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New River Pollution Killing Crocs

September 01
13:30 2019

Sunday, September 1st. 2019 –

The issue of pollution in the New River, particularly in the Orange Walk District, has gained the national spotlight in recent weeks, culminating with a recent media tour highlighting the effects of pollution on the river and its eco-system, however, new data from the Crocodile Research Coalition (CRC) suggests that the pollution is having a detrimental effect on one of the Earth’s oldest and most resilient predators, the crocodile.

Dr. Marisa Tellez, CRC co-founder, recently shared that the CRC came across the data as part of its ongoing efforts in collaboration with the government to conduct a national survey on crocodile populations in Belize. The survey is meant to guide policy on conservation and a management action plan to mitigate contact between humans and crocs. The data from the crocs in the New River, however, indicate dire conditions for the predators in the water there.

According to Tellez, the crocodiles observed along the New River, especially in Orange Walk, were highly lethargic and in some instances their skin was peeling off and had a whitish-bluish tone. She also said researchers found many young crocodiles with no teeth. Some crocodiles in the area died and during the necropsy examinations, several of their organs disintegrated, illustrating that they were slowly dying for months. Tellez said after sharing the results with international colleagues, the experts agree that this has most likely been caused by long-term exposure to stress or pollution. She added that during one necropsy, a crocodile’s kidneys just dissolved and other organs were severely deteriorated.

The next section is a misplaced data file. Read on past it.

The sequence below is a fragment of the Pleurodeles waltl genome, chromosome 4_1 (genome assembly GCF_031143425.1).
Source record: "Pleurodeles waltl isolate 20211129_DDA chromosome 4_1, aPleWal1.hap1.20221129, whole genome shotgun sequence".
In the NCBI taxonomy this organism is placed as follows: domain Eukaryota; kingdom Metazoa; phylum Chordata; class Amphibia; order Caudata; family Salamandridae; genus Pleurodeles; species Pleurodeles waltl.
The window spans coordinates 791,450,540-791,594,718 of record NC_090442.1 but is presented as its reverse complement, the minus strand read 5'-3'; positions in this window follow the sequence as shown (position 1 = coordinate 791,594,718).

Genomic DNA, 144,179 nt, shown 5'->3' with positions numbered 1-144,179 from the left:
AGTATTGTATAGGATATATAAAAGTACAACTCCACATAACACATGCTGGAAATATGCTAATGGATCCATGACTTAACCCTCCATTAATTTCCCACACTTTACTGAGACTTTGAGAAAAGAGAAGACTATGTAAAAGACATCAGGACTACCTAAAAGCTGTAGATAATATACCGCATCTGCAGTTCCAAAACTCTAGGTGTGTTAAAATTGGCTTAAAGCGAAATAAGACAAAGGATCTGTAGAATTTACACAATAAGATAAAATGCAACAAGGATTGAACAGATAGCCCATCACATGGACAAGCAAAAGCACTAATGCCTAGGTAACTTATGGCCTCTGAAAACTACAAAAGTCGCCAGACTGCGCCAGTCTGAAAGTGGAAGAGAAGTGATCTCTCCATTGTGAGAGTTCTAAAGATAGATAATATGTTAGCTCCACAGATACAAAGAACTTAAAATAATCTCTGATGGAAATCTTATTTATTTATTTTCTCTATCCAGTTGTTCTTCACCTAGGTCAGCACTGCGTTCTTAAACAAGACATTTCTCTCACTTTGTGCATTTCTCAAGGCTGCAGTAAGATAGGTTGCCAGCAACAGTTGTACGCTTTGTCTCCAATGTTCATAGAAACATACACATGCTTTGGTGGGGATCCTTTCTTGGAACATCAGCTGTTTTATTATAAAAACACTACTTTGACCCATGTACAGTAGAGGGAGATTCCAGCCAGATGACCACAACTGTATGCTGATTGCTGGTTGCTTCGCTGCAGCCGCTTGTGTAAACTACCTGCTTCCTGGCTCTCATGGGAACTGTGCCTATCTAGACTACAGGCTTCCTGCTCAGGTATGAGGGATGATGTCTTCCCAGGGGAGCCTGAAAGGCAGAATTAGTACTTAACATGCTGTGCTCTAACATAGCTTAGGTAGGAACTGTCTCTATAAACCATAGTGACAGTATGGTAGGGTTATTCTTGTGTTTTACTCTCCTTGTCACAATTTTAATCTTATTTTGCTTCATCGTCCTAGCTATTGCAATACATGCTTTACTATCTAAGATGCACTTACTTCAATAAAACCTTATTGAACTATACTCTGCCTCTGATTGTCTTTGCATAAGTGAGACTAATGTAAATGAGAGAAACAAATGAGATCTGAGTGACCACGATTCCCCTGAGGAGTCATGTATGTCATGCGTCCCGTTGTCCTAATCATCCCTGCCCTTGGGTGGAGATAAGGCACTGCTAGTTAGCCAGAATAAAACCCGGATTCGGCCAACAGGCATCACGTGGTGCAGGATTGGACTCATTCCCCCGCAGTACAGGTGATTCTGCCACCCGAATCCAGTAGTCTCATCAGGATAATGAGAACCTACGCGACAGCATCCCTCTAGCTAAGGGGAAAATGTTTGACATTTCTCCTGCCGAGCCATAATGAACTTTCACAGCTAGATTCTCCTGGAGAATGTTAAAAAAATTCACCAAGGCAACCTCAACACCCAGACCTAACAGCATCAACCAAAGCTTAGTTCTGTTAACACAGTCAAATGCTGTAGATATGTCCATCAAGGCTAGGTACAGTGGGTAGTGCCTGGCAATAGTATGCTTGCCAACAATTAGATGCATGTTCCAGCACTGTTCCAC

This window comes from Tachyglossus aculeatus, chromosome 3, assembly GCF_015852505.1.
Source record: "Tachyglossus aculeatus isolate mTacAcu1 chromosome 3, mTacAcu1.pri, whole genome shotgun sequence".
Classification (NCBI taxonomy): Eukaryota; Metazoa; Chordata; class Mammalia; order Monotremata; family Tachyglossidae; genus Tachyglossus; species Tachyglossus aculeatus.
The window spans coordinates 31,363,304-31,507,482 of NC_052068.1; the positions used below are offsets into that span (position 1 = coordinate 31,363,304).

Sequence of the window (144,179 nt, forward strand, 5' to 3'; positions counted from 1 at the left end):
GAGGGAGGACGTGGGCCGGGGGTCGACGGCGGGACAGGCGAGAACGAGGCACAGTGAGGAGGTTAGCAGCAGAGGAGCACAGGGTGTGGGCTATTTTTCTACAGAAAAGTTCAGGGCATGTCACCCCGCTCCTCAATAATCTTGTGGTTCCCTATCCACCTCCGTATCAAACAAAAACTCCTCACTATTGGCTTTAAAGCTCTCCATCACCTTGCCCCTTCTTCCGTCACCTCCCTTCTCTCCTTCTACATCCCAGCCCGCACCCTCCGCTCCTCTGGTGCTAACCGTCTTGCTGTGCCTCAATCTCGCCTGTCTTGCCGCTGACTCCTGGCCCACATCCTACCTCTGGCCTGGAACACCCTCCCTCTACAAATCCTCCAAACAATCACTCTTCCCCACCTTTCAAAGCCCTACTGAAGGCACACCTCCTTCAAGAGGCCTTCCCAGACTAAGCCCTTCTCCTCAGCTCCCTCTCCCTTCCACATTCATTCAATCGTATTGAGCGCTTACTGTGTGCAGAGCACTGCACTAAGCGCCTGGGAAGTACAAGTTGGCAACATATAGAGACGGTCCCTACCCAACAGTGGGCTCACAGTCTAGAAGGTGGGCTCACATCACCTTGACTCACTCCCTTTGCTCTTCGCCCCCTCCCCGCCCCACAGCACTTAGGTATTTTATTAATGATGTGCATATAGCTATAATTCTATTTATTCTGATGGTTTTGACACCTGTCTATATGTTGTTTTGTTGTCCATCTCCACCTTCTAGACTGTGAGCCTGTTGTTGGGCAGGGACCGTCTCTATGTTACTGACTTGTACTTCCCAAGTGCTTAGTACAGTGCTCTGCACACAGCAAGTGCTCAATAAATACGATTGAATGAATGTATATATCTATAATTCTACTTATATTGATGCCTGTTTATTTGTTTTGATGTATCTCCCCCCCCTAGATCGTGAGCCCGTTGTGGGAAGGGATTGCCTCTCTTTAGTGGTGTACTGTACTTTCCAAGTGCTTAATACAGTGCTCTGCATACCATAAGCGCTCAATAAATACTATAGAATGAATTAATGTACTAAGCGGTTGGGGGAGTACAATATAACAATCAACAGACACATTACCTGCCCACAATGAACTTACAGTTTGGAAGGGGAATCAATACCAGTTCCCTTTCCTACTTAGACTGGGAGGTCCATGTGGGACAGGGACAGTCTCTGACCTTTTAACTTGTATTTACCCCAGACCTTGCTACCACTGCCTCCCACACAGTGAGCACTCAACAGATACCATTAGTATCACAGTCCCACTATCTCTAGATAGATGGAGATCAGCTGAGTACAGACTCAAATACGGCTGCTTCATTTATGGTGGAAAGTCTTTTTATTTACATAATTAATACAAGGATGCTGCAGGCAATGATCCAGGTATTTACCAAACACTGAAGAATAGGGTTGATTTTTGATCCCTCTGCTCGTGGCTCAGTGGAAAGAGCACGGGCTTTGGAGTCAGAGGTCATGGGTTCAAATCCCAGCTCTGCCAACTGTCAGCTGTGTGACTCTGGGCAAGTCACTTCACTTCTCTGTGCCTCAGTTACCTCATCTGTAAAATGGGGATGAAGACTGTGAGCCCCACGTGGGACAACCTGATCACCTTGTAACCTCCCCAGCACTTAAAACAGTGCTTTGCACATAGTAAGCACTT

Tellez said she has observed the same phenomenon in South Africa, the Cayman Islands, Brazil and even before in Belize, in the San Mateo area of Ambergris Caye where garbage dumping had caused exposure to pollutants in the water around the island.  She added that the crocs on Ambergris caye exhibited a lot of the same symptoms but not as bad as the crocs in the New River. “Crocodiles are at the top of the food chain so they bio-accumulate. They’re fantastic red flags in regards to what’s going on in the environment,” Tellez said.

She said that the majority of crocs exhibiting these symptoms were observed in close proximity to BSI’s effluent. “I’m very concerned about the communities, not just for their health but economically as well,” she added.

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